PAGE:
Journal Quilt – H is for Heart – Launching a Monthly 12×12 Series

Posted by on May 19, 2012 in Books & Art Journals, Books & Art Journals Portfolio, Featured Flag, Portfolio | 1 comment

Journal Quilt - fiber art

Journal Quilt – ‘H for Heart’, fiber art, 12″X12″, © Diane Duncan

‘H for Heart’ is part of a SAQA traveling exhibition in 2012-2014 – ‘Best of the West’


For a long time now I have been thinking about committing to a monthly 12 x 12 piece of fibre art to journal my art and life – weekly or daily would be too much at this point! It’s a great way to try out new techniques without committing to a major piece. I have had a little prodding – the western Canada SAQA group is assembling a trunk show of 12x12s, ‘The Best of the West’, that will travel for the next two years. The show starts it’s travels in Red Deer at the Central Alberta Quilters Guild 21st Annual Quilt Show, June 8 and 9, 2011 at the Parkland Pavilion. In spite of my husband’s busy round of doctor and hospital visits, I have managed to complete my piece!

The series of journal quilts that I propose is not limited to one particular media and each piece will feature a number or a letter of the alphabet. Each month I will attempt to find a concept that does not repeat a previous focus until the series is complete!
This month I chose the letter ‘H’ for heart and to construct a fiber art piece for the group exhibition. During the last four weeks my husband was identified as needing, and has received, an angioplasty once again avoiding heart damage. I have nothing but praise for the Alberta health care system and the care he has received.


fabric, recycled grocery bags, acrylic paint, thread, yarn and fabric clippings, felt and beads.

For the background I used a piece of ‘constructed fabric’ that I made last fall by fusing a number of layers of grocery bags together with a hot iron and then painting with acrylic paints. I cut the resulting ‘fabric’ into strips which I mixed and matched as I wove them together to create larger pieces. After stitching along the edges of the woven piece, I created a sandwich of a piece of fabric, the woven piece, a layer of thread, novelty yarn and fabric clippings, and a layer of tulle which was then stitched together with free-motion stitching. This could already be considered a ‘quilted piece’ as it has three layers but I wanted to take it further.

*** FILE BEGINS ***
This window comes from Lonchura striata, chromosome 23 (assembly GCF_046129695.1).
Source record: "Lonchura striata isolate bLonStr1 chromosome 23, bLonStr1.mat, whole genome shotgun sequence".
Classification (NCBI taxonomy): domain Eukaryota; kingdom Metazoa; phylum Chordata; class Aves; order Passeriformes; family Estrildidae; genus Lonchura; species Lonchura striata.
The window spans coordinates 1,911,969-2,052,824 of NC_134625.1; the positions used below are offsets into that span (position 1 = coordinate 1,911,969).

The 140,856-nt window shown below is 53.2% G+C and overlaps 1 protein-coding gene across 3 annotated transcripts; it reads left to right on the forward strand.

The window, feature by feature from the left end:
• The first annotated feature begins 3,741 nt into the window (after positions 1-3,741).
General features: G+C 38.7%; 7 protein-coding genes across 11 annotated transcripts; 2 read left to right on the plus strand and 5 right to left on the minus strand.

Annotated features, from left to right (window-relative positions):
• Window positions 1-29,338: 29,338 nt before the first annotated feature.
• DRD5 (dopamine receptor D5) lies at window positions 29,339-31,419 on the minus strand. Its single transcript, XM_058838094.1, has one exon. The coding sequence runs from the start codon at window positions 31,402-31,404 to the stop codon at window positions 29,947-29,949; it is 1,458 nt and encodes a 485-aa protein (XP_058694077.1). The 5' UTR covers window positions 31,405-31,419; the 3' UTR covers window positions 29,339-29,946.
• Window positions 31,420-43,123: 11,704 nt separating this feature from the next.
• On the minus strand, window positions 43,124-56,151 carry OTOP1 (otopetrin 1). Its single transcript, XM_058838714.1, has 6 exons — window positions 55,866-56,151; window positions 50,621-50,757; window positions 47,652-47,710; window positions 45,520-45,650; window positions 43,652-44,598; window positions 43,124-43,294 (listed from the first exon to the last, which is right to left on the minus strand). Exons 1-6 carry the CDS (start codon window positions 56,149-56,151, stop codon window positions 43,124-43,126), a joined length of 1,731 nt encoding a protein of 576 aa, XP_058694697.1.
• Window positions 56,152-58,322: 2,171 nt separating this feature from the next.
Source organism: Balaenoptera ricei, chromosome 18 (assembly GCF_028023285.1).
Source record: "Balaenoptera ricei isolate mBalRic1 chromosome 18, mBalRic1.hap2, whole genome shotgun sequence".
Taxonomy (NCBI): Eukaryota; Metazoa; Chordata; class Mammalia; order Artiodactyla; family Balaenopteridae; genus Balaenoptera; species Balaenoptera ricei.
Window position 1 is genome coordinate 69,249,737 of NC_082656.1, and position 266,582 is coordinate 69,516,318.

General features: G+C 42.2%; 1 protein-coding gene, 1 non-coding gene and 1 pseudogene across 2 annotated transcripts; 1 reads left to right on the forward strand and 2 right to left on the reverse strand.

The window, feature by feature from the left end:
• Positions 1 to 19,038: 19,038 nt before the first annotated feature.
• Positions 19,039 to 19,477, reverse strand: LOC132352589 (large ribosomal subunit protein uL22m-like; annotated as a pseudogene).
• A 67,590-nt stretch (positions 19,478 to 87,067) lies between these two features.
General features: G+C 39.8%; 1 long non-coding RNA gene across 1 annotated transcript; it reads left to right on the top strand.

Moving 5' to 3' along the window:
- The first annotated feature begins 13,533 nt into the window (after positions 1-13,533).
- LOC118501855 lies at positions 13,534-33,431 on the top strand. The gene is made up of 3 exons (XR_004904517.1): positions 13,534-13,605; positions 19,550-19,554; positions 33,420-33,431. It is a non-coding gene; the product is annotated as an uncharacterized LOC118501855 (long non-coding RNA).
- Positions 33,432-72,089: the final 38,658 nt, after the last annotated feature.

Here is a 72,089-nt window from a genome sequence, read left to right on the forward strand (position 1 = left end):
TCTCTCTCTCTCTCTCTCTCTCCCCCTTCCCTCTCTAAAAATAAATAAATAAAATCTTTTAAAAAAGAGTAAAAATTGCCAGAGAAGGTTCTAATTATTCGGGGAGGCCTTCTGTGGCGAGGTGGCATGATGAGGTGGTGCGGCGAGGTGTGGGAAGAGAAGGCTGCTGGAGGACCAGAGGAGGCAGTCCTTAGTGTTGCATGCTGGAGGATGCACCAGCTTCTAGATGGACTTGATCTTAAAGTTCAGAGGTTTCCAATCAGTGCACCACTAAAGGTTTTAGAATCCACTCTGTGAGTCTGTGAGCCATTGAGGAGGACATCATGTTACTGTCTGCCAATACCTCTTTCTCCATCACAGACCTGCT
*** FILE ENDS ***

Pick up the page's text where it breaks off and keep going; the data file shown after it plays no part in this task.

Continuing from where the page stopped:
constructed fabric, reverse applique, hand and machine stitching, machine quilting, painting, beading.

To develop my H for Heart theme I used the silhouette of a human heart and the heart symbol with the letter H super-imposed on the stylized heart.  I made patterns for reverse appliqué and removed the appropriate sections from the woven fabric. I placed it on a thick sandwich of quilt batting and a knit fabric that I decided to use for the images. By stitching twice very close to the cut image and trimming away the excess batting and knit fabric from the back, the reverse appliqué actually took on the look of trapunto – done the easy way!
For small pieces like this I like to make an envelope to finish the edges so after stitching all four sides and creating a slit which will be located under the hanging pocket, I turned it to the right side and trimmed and pressed the seams to create a sharp edges on the piece. I like to seal the slit at this point by using double sided adhesive and a piece of the backing material which I slip inside the opening before pressing it with an iron to activate the adhesive.

Now fun time! Using a copper metallic thread and a long stitch length I quilted the woven fabric using parallel lines. On the human heart image I used beads to represent major arteries of the heart and the three stents that my husband now wears. The symbolic heart was outlined and enhanced with randomly placed beads.  The H was enhanced with acrylic paint.  I’m pleased with the results. What do you think?

1 Comment

  1. I particularly liked the combination of colours in your 12 by 12 piece. I was also sorry to hear about Don’s heart problems but glad to hear that that the angiplasty was a success. Valerie Dyment

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